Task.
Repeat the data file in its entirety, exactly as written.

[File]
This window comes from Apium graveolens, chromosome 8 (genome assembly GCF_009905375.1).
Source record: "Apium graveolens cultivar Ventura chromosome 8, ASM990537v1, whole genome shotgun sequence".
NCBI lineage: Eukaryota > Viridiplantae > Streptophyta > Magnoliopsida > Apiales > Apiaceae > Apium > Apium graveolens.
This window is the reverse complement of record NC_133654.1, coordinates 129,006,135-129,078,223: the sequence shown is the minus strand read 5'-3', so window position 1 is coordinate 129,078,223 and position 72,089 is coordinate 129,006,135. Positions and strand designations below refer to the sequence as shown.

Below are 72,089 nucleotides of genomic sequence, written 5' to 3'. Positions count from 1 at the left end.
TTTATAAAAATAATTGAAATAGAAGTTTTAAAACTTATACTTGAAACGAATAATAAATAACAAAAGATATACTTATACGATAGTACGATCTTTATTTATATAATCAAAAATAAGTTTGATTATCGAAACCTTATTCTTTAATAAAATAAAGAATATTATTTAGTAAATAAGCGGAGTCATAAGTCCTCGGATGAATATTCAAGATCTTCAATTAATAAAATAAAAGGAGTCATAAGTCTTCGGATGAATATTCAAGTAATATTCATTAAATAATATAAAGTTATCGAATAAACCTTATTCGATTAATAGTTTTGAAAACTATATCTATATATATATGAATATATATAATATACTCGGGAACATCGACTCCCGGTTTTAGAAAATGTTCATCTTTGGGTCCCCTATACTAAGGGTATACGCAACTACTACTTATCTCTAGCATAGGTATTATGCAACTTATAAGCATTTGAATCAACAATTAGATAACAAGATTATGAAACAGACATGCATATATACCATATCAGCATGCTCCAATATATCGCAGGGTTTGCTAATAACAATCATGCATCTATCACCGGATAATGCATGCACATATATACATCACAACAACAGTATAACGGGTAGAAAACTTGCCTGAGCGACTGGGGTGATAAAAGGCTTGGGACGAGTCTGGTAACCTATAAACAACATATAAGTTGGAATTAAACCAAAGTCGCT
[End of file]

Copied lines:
This window comes from Apium graveolens, chromosome 8 (genome assembly GCF_009905375.1).
Source record: "Apium graveolens cultivar Ventura chromosome 8, ASM990537v1, whole genome shotgun sequence".
NCBI lineage: Eukaryota > Viridiplantae > Streptophyta > Magnoliopsida > Apiales > Apiaceae > Apium > Apium graveolens.
This window is the reverse complement of record NC_133654.1, coordinates 129,006,135-129,078,223: the sequence shown is the minus strand read 5'-3', so window position 1 is coordinate 129,078,223 and position 72,089 is coordinate 129,006,135. Positions and strand designations below refer to the sequence as shown.

Below are 72,089 nucleotides of genomic sequence, written 5' to 3'. Positions count from 1 at the left end.
TTTATAAAAATAATTGAAATAGAAGTTTTAAAACTTATACTTGAAACGAATAATAAATAACAAAAGATATACTTATACGATAGTACGATCTTTATTTATATAATCAAAAATAAGTTTGATTATCGAAACCTTATTCTTTAATAAAATAAAGAATATTATTTAGTAAATAAGCGGAGTCATAAGTCCTCGGATGAATATTCAAGATCTTCAATTAATAAAATAAAAGGAGTCATAAGTCTTCGGATGAATATTCAAGTAATATTCATTAAATAATATAAAGTTATCGAATAAACCTTATTCGATTAATAGTTTTGAAAACTATATCTATATATATATGAATATATATAATATACTCGGGAACATCGACTCCCGGTTTTAGAAAATGTTCATCTTTGGGTCCCCTATACTAAGGGTATACGCAACTACTACTTATCTCTAGCATAGGTATTATGCAACTTATAAGCATTTGAATCAACAATTAGATAACAAGATTATGAAACAGACATGCATATATACCATATCAGCATGCTCCAATATATCGCAGGGTTTGCTAATAACAATCATGCATCTATCACCGGATAATGCATGCACATATATACATCACAACAACAGTATAACGGGTAGAAAACTTGCCTGAGCGACTGGGGTGATAAAAGGCTTGGGACGAGTCTGGTAACCTATAAACAACATATAAGTTGGAATTAAACCAAAGTCGCT